I was hanging out after the show downstairs with my brother [saxophonist Antoine Roney] and Cindy Blackman, and someone came and said Miles wanted to see me. I must have looked a little shy or scared because Antoine and Cindy both told me to get going. I took the elevator up to his dressing room and when I got there he came up to me, right in my face, and said, “I heard you up there.” He wasn’t smiling but I could tell he liked it. I was shaking—man, this was the first time I’m meeting him and I’m looking at him like he’s my hero. He asked me about the horn I was using, and we spoke about horns for a while and I told him mine was just a loaner. He told me to come by his place later in the week because he had a horn for me. I said I would. He was staying with Cicely Tyson back then, and when I came by they asked if I had an appointment because he was sleeping. I told them and they woke him and he said give him a few minutes and then we hung out and he gave me the first horn I had in New York.


That’s when it started, how we met and started to hang out. After that I started to hang with Miles a lot—he’d call me or I’d call him, and we’d hang whenever he was in town or if I was in Europe and we’d be playing the same festivals. I’d see he was on the bill and run over to his dressing room or hotel and hang with him. I never played with him at this point but sometimes later he’d talk about us doing it.

In 1986, I had come through a kind of slow period. That year I made an album with Kenny Barron [What If?] that helped me back into the spotlight a little, and that’s when Art Blakey asked me to come and play with him, and Tony Williams was starting his first band and he asked me to join around the same time. For a while I thought I could do both Art and Tony, that the dates would work out themselves and, like, no problem. Wouldn’t you know it—the very first night Tony was opening with this new band at Mikell’s [on Manhattan’s Upper West Side], Art had a show in Ohio!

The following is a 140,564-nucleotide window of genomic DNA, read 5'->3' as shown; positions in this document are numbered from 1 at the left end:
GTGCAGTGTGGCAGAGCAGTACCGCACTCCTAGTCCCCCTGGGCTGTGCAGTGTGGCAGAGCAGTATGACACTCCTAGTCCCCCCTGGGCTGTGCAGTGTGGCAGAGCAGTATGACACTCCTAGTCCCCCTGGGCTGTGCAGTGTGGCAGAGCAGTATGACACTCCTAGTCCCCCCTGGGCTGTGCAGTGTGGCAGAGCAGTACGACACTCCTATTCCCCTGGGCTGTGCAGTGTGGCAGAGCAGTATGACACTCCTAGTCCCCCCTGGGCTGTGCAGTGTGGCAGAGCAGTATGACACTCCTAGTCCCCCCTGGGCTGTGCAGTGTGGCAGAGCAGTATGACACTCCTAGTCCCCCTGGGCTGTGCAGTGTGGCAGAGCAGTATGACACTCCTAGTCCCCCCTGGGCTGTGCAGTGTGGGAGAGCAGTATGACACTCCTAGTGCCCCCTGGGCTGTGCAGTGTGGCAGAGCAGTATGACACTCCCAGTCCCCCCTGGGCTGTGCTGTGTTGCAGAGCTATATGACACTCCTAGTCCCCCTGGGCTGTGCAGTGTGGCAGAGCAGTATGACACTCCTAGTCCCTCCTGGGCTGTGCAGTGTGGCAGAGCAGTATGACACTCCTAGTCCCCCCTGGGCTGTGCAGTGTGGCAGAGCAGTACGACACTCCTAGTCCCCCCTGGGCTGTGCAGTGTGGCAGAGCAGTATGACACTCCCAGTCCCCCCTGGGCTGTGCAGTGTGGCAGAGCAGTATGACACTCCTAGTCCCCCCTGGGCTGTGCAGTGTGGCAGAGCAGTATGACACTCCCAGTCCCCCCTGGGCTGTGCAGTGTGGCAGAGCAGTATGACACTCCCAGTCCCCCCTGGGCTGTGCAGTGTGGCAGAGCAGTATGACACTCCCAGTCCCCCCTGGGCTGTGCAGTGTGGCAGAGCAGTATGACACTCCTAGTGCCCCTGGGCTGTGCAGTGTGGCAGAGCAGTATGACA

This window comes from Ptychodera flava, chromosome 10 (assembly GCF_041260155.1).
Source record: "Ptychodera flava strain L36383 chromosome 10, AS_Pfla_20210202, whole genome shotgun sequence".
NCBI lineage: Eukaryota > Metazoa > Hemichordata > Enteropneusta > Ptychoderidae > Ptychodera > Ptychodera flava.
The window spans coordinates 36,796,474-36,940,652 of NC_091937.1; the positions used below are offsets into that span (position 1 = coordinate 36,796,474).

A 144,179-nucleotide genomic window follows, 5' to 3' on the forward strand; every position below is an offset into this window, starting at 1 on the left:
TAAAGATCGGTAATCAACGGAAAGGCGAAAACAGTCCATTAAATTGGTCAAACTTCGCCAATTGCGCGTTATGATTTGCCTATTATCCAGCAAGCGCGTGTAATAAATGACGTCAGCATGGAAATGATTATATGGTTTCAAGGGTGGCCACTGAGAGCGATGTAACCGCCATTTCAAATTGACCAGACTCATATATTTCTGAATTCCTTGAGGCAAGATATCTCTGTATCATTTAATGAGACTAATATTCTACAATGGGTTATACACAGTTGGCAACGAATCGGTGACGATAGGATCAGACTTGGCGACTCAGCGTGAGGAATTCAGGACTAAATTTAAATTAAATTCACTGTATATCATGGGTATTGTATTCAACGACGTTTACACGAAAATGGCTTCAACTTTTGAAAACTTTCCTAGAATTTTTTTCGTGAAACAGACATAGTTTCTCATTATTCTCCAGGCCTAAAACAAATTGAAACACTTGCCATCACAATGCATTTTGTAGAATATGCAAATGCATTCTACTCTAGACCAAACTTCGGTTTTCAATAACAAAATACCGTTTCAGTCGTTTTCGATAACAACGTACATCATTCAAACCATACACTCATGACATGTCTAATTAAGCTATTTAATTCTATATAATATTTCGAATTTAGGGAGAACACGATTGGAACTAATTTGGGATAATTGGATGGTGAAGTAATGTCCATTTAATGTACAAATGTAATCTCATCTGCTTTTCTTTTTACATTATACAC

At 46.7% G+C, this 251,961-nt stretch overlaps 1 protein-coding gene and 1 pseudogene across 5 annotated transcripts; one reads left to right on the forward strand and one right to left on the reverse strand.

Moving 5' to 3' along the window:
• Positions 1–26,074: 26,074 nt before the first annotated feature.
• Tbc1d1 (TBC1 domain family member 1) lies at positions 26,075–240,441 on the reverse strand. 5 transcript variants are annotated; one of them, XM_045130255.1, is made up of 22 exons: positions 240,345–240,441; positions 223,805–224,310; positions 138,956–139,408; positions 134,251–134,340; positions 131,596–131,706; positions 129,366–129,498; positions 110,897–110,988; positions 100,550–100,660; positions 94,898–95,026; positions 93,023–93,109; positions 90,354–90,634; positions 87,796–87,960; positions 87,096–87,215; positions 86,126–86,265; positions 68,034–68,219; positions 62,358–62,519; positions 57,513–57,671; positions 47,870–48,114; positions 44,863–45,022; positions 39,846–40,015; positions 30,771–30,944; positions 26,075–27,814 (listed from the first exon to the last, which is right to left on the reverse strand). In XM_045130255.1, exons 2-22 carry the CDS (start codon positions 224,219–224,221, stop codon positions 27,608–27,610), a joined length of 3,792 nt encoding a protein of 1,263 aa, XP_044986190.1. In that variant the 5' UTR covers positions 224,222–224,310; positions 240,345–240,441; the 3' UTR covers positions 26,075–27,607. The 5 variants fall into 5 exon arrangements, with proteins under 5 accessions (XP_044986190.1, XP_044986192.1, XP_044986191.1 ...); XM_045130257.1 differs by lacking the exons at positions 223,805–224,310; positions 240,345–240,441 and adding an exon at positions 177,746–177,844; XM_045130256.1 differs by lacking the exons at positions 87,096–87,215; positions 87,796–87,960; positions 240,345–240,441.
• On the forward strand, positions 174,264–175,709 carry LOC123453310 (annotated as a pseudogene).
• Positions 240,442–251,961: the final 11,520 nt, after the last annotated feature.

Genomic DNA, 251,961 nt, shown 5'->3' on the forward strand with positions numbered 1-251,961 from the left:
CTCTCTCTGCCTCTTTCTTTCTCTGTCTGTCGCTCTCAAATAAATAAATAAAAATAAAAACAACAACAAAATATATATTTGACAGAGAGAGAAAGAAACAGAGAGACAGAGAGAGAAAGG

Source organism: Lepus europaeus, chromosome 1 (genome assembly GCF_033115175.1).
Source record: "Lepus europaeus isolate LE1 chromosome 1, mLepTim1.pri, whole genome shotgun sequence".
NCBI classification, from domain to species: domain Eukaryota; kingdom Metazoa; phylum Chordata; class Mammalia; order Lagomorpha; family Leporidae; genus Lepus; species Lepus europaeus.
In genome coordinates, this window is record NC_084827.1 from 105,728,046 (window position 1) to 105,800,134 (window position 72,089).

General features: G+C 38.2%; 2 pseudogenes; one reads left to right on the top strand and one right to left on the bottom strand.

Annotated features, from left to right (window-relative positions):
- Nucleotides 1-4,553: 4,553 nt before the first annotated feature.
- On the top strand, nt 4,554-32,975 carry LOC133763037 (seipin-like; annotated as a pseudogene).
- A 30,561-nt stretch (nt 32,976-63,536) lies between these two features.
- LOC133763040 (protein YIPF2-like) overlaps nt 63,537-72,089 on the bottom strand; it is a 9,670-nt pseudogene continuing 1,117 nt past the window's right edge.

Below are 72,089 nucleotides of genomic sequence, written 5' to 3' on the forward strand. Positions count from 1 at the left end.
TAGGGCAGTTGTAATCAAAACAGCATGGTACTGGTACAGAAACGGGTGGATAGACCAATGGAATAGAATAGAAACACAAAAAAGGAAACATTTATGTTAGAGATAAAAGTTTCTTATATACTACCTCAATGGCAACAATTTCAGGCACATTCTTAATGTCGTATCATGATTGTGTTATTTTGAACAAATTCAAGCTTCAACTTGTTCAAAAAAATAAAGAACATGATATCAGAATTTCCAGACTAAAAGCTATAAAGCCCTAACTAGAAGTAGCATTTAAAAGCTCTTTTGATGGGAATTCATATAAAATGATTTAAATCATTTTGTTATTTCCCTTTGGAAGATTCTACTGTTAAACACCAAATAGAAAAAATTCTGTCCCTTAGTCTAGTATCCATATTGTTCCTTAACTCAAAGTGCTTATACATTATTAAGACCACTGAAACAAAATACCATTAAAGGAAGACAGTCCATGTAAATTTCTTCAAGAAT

I remember my dad offered to come up from Philadelphia and he’d rent a car to help me get from Art’s show to the airport and then I’d fly to New York and he’d hang with some school buddies. I made both gigs that night, and then kept trying to stay with both bands.


One time after that I was playing with Art Blakey and he said, “Let’s go see Miles.” Later I realized that this was something that had been planned by Art and Miles, because Art felt I was going to leave to play with Tony and he wanted me to stay with him, and he let Miles know this. So we go over to see Miles and Miles is acting all open and friendly with Art, calling him “Bu!” I mean, it’s Miles with the gloves off and all that stuff, you know? Then he started with the advice, telling me, “Wally, you got to stay with Buhaina—Bu is the man.” Then he started to talking about how much fun he and Bu had in 1953. “You really want to hear something?” And it was one story after another. They went on and on for a while and I was just sitting there listening. Then Bu left and I stayed for a while with Miles.

Ashley Kahn

Ashley Kahn is a Grammy-winning American music historian, journalist, producer, and professor. He teaches at New York University’s Clive Davis Institute for Recorded Music, and has written books on two legendary recordings—Kind of Blue by Miles Davis and A Love Supreme by John Coltrane—as well as one book on a legendary record label: The House That Trane Built: The Story of Impulse Records. He also co-authored the Carlos Santana autobiography The Universal Tone, and edited Rolling Stone: The Seventies, a 70-essay overview of that pivotal decade.